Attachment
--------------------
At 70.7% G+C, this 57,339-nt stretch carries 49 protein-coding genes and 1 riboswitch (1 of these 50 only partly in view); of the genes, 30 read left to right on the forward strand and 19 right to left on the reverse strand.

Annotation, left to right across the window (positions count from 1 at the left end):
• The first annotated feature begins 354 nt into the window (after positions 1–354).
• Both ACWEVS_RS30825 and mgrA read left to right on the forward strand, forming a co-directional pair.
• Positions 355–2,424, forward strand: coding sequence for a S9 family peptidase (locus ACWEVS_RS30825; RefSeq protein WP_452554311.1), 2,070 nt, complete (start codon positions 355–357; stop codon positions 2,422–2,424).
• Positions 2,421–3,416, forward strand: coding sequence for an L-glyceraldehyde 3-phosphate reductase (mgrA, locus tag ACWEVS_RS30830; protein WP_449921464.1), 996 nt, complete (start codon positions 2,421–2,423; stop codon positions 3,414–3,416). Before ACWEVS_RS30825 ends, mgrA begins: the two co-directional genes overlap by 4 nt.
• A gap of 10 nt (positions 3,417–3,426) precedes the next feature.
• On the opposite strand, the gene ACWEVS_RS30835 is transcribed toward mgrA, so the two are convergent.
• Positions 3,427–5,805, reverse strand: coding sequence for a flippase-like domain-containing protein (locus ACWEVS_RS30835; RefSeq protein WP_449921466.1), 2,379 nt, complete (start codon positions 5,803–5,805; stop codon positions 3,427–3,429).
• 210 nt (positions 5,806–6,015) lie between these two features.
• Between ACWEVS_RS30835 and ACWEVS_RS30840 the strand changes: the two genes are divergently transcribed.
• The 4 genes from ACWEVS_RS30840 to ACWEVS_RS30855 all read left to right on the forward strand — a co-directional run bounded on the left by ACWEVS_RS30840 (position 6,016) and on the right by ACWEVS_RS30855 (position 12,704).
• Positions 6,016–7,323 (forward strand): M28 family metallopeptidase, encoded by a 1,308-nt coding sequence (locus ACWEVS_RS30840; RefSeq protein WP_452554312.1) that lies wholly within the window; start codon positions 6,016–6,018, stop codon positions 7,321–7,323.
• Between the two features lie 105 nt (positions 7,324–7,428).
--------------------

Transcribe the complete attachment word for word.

At 70.7% G+C, this 57,339-nt stretch carries 49 protein-coding genes and 1 riboswitch (1 of these 50 only partly in view); of the genes, 30 read left to right on the forward strand and 19 right to left on the reverse strand.

Annotation, left to right across the window (positions count from 1 at the left end):
• The first annotated feature begins 354 nt into the window (after positions 1–354).
• Both ACWEVS_RS30825 and mgrA read left to right on the forward strand, forming a co-directional pair.
• Positions 355–2,424, forward strand: coding sequence for a S9 family peptidase (locus ACWEVS_RS30825; RefSeq protein WP_452554311.1), 2,070 nt, complete (start codon positions 355–357; stop codon positions 2,422–2,424).
• Positions 2,421–3,416, forward strand: coding sequence for an L-glyceraldehyde 3-phosphate reductase (mgrA, locus tag ACWEVS_RS30830; protein WP_449921464.1), 996 nt, complete (start codon positions 2,421–2,423; stop codon positions 3,414–3,416). Before ACWEVS_RS30825 ends, mgrA begins: the two co-directional genes overlap by 4 nt.
• A gap of 10 nt (positions 3,417–3,426) precedes the next feature.
• On the opposite strand, the gene ACWEVS_RS30835 is transcribed toward mgrA, so the two are convergent.
• Positions 3,427–5,805, reverse strand: coding sequence for a flippase-like domain-containing protein (locus ACWEVS_RS30835; RefSeq protein WP_449921466.1), 2,379 nt, complete (start codon positions 5,803–5,805; stop codon positions 3,427–3,429).
• 210 nt (positions 5,806–6,015) lie between these two features.
• Between ACWEVS_RS30835 and ACWEVS_RS30840 the strand changes: the two genes are divergently transcribed.
• The 4 genes from ACWEVS_RS30840 to ACWEVS_RS30855 all read left to right on the forward strand — a co-directional run bounded on the left by ACWEVS_RS30840 (position 6,016) and on the right by ACWEVS_RS30855 (position 12,704).
• Positions 6,016–7,323 (forward strand): M28 family metallopeptidase, encoded by a 1,308-nt coding sequence (locus ACWEVS_RS30840; RefSeq protein WP_452554312.1) that lies wholly within the window; start codon positions 6,016–6,018, stop codon positions 7,321–7,323.
• Between the two features lie 105 nt (positions 7,324–7,428).